A key aim of this project is to contribute to the understanding of who participates in political violence. Thus, we want to examine what characteristics set activists who are prone to political violence apart from other people in Thailand. In order to enable the best possible test of our theoretically derived expectations, we therefore needed a sample with variation in the dependent variable as well as potential variation in the explanatory variables. We assumed that high values on our dependent variable, “participation in political violence,” will generally be rare in Thailand, as in most societies. We chose not to use probability sampling only, as we were concerned that this method would not capture enough people with extreme behaviour in this regard. However, the fact that such people may be uncommon should not be confused with the claim that they are unimportant. On the contrary, a very small group of violent-minded individuals can constitute the driving force behind a conflict turning violent. Thus, although such people are (likely to be) rare, they are also (likely to be) influential. We therefore decided to collect two sets of data: first, a cluster survey of 200 respondents who are politically active as either red-shirts or yellow-shirts; and second, a nationally representative sample of 1,000 respondents with a slight oversampling in the Deep South (Yala, Narathiwat, Pattani, and Songkhla districts). The reason for drawing special samples with politically active and possibly radical red-shirt and yellow-shirt members is to try to obtain larger variation in the rare political violence that we aim to investigate. We use the nationally representative sample to investigate whether findings from the activist samples also hold true in the nation-wide sample, where experiences of political violence are much rarer.
The representative survey of the national population was conducted by selecting one thousand interviewees using multistage random sampling. This sampling consisted of the following stages: (1) regional sampling, (2) district sampling, (3) sub-district sampling, and (4) household sampling. In total, 37 out of the 76 provinces in Thailand were surveyed. People on the household lists were contacted via their house addresses and names. The interviewer teams went to the selected village/neighbourhood and knocked on the interviewee’s door, sometimes with the assistance of the village headman, who would introduce the interviewer to the potential interviewee. With the exception of one section of the survey, the interviews were conducted face-to-face in the interviewee’s home, without the presence of onlookers. KPI’s teams have worked in this way with national surveys for about a decade.
To protect the integrity of the interviewee and to minimise social desirability bias (i.e. the tendency of survey respondents to answer in a socially favourable manner) sensitive questions on personal experiences of violence and the personal use of violence were asked in a self-administered section of the survey. For these sensitive questions, the interviewee filled out the questionnaire him- or herself, after which this numbered and removable part of the survey was placed into an envelope, which was sealed and placed in a closed box. It is important to point out that social desirability responding usually refers to the tendency for people to underreport socially undesirable attitudes or behaviours. However, considering the theory of honor ideology as proposed in this study, we may also suspect that men with high levels of honor ideology may over-report the use of violence in order to present themselves as more ‘manly’. To mitigate effects such as these, we posed sensitive questions through self-administration. The possible incentive for endorsers of honor ideology to brag about using violence should be greatly reduced thanks to the self-administration of this part of the survey since not even the enumerator will know the respondent’s answers.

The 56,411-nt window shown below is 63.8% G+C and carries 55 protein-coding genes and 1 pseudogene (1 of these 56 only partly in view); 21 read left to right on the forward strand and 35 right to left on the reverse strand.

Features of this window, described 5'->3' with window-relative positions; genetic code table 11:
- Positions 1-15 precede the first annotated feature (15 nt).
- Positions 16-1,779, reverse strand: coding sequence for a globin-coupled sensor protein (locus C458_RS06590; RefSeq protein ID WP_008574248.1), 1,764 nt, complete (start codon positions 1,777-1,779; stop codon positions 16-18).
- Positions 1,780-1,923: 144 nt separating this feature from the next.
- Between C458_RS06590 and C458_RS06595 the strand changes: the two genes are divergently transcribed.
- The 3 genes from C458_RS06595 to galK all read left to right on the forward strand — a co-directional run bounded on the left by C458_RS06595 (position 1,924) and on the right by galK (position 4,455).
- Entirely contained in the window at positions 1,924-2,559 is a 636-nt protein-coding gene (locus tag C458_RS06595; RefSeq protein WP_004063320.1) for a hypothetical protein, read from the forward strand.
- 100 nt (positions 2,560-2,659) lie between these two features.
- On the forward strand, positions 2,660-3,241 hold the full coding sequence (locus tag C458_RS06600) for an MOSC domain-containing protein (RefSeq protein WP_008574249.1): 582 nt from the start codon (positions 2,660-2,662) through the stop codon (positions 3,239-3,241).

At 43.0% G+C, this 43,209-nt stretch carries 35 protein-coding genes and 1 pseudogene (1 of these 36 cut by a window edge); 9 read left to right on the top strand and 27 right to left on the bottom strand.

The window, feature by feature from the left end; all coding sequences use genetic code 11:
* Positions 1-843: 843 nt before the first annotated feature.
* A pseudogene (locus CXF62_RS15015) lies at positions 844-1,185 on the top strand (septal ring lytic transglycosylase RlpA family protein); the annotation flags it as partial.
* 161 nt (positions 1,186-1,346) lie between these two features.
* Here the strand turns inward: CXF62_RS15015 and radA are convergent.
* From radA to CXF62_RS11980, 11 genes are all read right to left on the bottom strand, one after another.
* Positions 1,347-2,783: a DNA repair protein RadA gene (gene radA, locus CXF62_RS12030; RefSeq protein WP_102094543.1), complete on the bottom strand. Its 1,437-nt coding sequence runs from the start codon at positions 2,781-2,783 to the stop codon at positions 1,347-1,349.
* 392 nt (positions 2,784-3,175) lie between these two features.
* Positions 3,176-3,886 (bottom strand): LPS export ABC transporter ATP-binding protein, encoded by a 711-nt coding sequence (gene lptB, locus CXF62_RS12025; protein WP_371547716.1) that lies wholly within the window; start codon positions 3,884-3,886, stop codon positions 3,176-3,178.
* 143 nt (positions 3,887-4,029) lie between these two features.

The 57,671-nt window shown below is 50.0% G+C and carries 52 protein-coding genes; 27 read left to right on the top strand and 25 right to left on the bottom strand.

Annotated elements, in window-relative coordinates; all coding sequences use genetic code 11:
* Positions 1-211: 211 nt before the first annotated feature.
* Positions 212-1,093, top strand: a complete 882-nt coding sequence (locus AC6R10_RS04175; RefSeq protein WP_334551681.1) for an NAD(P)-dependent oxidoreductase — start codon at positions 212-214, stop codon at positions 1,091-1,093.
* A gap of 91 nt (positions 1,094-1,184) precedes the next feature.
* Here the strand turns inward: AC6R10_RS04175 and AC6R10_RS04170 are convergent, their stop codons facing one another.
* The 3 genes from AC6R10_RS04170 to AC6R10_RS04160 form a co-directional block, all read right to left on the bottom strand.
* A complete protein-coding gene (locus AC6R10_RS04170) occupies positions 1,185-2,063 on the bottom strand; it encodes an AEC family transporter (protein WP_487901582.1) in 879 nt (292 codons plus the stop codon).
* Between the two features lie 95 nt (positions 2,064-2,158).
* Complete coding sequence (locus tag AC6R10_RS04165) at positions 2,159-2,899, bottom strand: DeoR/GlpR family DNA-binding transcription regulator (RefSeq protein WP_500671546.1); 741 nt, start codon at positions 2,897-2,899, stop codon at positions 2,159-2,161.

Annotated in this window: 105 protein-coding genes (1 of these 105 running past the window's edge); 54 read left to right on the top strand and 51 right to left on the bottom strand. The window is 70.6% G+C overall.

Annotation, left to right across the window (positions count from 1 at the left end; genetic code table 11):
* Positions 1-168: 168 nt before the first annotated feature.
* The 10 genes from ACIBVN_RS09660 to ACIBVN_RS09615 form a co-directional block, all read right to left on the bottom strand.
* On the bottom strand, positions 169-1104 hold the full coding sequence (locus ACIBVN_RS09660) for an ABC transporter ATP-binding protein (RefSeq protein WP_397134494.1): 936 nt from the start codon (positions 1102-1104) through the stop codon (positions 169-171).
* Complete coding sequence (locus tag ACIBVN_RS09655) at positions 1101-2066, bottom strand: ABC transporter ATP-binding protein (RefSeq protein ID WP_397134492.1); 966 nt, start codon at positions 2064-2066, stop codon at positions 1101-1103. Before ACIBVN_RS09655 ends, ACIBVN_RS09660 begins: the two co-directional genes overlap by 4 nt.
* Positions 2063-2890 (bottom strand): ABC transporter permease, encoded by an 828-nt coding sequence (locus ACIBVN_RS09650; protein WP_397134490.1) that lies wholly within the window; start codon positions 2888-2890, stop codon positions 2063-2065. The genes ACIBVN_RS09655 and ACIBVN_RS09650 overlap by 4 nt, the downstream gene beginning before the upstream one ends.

Part of the reason for using a self-administered part of the survey was also to reduce the potential problem of missing data due to item nonresponse. We reasoned that respondents should be less uncomfortable about admitting to having participated in political violence if the enumerator would not know the answer to these questions. This strategy seems to have been successful in that 95% or more of the respondents answered the questions about their use of violence.
The two hundred political activist interviewees—100 red-shirts and 100 yellow-shirts—were chosen by purposive sampling, with 20 interviewees per district in 10 districts that were considered to be either red or yellow strongholds. By having a few (20) interviewees in several (10) districts we hoped to obtain a quite general and broad picture of political activists, despite the small number. In each province, the KPI local survey coordinator contacted active red- or yellow-shirts in the province and snowball sampling was used to contact interviewees. From the first interviewee, and in all subsequent interviews, the following question was asked in order to contact the next interviewee: “Can you introduce me to someone who is an active red/yellow?” In order to assess a potential interviewee’s degree of red-shirt or yellow-shirt activity, they were asked whether they had participated in red/yellow riots, particularly at Ratchaprasong (in April/May 2010) and at the Don Muang and Suvanaphum airports (in 2008). Each subsequent interviewee was contacted via an introduction by the previous interviewee, in a way that was deemed appropriate by this previous interviewee. We thus used ten different starting points in a chain of referral for the yellow-shirt activists, and ten for the red-shirt activists, thereby reducing the risk that any particular referral in the chains of referrals becomes decisive for the resultant sample.